Punk rock has become utterly boring – a race to the bottom between hyper-clinical easy-bake musical mannequins who think that the word "tattoo" is Maori for "personality" and (shudder) over-whimsical ADHD kids who probably eat their own all-the-colours-of-the-rainbow Skittle vomit.

Copenhagen's Iceage are, I believe, recently-anointed Pitchfork darlings. The only thing more boring than modern punk rock is a Pitchfork darling.

But let's not get off on the wrong foot here. Let's not get bogged down in negativity. Iceage are four teenage boys who have come to prominence playing am abrasive mix of lo-fi post-punk and thrashy hardcore. Their debut album, New Brigade, has been universally well-received and their no frills live show has been deemed similarly worthy of ovation.

Much has been made of the band's youth and it's hard not to notice that – yes – they look very young as they emerge onstage and begin coyly preparing their instruments. Opener 'White Rune' throbs with menace before chaotic drums spill over atonal guitar scrapes as vocalist Elias nearly misses his microphone while intoning "I am white rune" disinterestedly.

The band's music seems purposefully rudimentary, their stage persona wilfully detached. Plenty of artists have spun the "I let the music do the talking" line, but these kids seem to act as though they don't care if anybody is there to listen. But those who are listening experience some 20 minutes of intensely cold and noisy punk rock, and it isn't boring.

Iceage will go down as a curio of the Vice magazine era, and nobody will remember them two years from now; their music is monotone to the point of being as deep as radio static and their pretense of disdain is irksome, and yet – and yet – they're not boring.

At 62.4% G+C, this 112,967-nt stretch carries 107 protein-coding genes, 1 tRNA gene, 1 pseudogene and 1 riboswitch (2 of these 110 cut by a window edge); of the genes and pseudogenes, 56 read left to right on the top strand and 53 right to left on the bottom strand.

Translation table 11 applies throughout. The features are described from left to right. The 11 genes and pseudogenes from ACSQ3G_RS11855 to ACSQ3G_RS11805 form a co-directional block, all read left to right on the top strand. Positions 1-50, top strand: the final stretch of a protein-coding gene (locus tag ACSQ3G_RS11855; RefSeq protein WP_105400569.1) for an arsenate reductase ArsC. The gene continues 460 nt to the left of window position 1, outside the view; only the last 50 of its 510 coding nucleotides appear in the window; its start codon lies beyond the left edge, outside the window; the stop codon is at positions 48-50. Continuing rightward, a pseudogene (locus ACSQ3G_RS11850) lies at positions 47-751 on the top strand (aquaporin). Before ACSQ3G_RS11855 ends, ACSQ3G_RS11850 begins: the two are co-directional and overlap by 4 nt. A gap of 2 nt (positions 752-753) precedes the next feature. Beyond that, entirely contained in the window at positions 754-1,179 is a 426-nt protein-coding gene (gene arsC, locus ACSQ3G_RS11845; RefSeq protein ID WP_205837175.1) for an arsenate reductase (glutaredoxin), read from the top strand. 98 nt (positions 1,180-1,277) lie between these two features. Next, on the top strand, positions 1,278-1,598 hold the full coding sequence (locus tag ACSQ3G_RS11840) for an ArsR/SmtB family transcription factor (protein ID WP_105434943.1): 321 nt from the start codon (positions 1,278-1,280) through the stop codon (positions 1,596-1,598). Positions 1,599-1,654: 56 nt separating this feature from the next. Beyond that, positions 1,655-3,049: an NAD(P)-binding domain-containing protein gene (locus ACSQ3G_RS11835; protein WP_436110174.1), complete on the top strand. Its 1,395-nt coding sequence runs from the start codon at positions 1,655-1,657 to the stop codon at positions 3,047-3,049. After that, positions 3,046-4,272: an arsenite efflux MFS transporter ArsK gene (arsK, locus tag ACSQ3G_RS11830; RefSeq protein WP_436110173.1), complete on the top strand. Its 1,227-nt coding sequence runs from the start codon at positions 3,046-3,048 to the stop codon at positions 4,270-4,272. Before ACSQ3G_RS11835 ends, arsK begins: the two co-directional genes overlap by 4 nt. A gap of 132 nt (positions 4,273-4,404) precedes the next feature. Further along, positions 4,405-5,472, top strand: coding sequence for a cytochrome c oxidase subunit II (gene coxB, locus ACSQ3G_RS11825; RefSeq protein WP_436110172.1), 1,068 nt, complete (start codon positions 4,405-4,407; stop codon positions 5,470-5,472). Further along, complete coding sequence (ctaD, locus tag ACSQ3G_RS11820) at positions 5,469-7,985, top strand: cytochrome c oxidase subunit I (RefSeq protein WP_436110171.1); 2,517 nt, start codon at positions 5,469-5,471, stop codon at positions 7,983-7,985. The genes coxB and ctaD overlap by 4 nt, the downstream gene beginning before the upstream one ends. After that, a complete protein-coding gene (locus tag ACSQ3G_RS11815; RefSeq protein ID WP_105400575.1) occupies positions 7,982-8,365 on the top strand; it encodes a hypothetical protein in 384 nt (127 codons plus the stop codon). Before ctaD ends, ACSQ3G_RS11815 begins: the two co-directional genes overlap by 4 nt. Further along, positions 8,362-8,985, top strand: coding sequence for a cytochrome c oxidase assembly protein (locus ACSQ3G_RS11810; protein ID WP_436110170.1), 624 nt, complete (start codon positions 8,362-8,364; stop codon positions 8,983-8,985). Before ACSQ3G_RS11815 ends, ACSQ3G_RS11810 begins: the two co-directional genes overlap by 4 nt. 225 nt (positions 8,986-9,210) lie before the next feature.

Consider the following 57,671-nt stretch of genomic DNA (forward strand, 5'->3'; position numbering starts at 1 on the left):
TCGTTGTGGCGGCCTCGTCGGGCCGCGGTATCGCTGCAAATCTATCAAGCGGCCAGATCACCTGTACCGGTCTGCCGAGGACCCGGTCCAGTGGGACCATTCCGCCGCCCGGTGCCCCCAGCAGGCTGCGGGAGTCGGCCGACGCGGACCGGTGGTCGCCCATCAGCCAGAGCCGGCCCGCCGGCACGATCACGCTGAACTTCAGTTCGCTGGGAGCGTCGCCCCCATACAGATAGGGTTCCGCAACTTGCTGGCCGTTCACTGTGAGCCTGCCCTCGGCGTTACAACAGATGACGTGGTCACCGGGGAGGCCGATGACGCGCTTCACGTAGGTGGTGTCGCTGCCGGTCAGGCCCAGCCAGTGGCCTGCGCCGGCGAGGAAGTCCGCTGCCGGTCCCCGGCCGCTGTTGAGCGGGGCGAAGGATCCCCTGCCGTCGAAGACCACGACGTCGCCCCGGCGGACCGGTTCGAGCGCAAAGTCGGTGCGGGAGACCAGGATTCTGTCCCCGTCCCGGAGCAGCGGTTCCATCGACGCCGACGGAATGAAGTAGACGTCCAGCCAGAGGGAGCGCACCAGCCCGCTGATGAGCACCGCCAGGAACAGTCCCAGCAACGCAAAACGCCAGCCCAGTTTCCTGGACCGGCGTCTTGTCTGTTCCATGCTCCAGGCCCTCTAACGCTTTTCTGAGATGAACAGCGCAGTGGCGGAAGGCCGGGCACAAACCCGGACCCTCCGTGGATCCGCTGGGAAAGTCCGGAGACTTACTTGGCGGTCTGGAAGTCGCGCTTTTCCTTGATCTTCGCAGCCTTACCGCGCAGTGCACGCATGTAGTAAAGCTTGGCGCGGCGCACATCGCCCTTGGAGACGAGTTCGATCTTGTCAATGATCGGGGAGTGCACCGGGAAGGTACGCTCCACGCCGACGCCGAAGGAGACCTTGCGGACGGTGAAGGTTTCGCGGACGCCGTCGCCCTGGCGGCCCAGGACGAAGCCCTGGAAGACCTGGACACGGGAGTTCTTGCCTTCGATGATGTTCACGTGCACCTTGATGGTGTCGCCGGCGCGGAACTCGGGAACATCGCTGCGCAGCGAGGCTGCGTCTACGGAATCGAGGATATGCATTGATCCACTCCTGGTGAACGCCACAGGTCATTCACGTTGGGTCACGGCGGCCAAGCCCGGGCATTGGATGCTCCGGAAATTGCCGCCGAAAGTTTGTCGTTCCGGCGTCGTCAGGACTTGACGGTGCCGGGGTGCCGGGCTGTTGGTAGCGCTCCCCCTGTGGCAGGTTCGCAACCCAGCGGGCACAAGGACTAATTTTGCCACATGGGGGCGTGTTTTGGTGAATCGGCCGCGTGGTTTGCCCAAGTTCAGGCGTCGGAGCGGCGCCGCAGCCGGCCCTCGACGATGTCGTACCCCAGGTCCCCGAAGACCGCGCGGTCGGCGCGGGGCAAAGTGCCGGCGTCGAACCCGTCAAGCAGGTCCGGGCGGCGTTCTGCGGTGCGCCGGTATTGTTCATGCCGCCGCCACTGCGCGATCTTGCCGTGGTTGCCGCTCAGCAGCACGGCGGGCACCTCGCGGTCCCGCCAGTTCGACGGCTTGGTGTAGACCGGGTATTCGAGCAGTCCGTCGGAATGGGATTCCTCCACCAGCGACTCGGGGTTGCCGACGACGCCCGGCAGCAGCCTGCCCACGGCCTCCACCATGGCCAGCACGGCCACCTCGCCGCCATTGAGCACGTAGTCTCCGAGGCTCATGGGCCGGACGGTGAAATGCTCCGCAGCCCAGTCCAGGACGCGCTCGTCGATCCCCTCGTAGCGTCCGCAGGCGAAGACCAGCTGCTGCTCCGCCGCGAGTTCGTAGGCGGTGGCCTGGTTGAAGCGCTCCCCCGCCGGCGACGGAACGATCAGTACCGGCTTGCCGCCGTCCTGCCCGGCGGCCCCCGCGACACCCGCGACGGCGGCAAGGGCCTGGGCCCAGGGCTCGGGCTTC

They're not boring because most punk rock right now is boring. And nice. Iceage offer the listener horrible feedback and noise within semi-coherent song structures, they provide messiness and simplicity where others wallow in technicality, and they serve up a healthy dose of nihilism and FUCK YOU attitude. Sure, it's probably fake as hell, heaven, Jesus and Vishnu, and ready-made for worthless hipster shitbags, but theirs is a live show that is refreshing to experience.

This band won't be remembered in two years, no – they simply don't have any tunes. But like their hardcore forebears, they will be rediscovered by a new generation of listeners 20 years from now. And though their music will seem crass, humourless and emotionally uninvolving, those who saw Iceage tonight will be able to tell those kids that they were there in 2011 and that it was a life-changing experience, even though it patently wasn't.

But, halfway through the set – when Elias ditches his guitar and continues only on vocals, swinging about with his mic stand, and the band's music shifts up a gear – you can imagine how it was 20 or 30 years ago to see the likes of Void or Antioch Arrow or the no wave bands: not boring.

And then it's done. It doesn't allow itself the chance to become boring. Everybody present knew what they were investing in when they parted with their £7 tonight and nobody quibbles about the show's brevity or lack of an encore. That's because the sorts of people who would complain about such things are boring.